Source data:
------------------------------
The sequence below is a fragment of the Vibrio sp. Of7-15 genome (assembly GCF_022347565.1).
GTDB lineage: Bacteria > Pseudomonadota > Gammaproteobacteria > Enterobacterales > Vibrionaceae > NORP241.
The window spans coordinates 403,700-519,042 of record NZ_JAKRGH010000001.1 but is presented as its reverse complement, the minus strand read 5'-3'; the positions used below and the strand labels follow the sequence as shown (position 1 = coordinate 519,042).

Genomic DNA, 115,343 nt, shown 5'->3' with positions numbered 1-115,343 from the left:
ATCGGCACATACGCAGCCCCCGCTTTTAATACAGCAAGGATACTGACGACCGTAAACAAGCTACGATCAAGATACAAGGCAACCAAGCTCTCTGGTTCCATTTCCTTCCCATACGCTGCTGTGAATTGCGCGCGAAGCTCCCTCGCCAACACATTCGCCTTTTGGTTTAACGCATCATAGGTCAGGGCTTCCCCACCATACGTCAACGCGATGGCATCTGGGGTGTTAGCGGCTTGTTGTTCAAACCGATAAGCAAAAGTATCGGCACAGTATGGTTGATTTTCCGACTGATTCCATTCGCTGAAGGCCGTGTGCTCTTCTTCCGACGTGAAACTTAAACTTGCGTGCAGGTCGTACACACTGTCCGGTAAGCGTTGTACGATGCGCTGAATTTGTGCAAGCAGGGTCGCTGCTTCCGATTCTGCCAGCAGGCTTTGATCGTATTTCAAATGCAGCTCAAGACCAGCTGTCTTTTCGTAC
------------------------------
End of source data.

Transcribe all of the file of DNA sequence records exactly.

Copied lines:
The sequence below is a fragment of the Vibrio sp. Of7-15 genome (assembly GCF_022347565.1).
GTDB lineage: Bacteria > Pseudomonadota > Gammaproteobacteria > Enterobacterales > Vibrionaceae > NORP241.
The window spans coordinates 403,700-519,042 of record NZ_JAKRGH010000001.1 but is presented as its reverse complement, the minus strand read 5'-3'; the positions used below and the strand labels follow the sequence as shown (position 1 = coordinate 519,042).

Genomic DNA, 115,343 nt, shown 5'->3' with positions numbered 1-115,343 from the left:
ATCGGCACATACGCAGCCCCCGCTTTTAATACAGCAAGGATACTGACGACCGTAAACAAGCTACGATCAAGATACAAGGCAACCAAGCTCTCTGGTTCCATTTCCTTCCCATACGCTGCTGTGAATTGCGCGCGAAGCTCCCTCGCCAACACATTCGCCTTTTGGTTTAACGCATCATAGGTCAGGGCTTCCCCACCATACGTCAACGCGATGGCATCTGGGGTGTTAGCGGCTTGTTGTTCAAACCGATAAGCAAAAGTATCGGCACAGTATGGTTGATTTTCCGACTGATTCCATTCGCTGAAGGCCGTGTGCTCTTCTTCCGACGTGAAACTTAAACTTGCGTGCAGGTCGTACACACTGTCCGGTAAGCGTTGTACGATGCGCTGAATTTGTGCAAGCAGGGTCGCTGCTTCCGATTCTGCCAGCAGGCTTTGATCGTATTTCAAATGCAGCTCAAGACCAGCTGTCTTTTCGTAC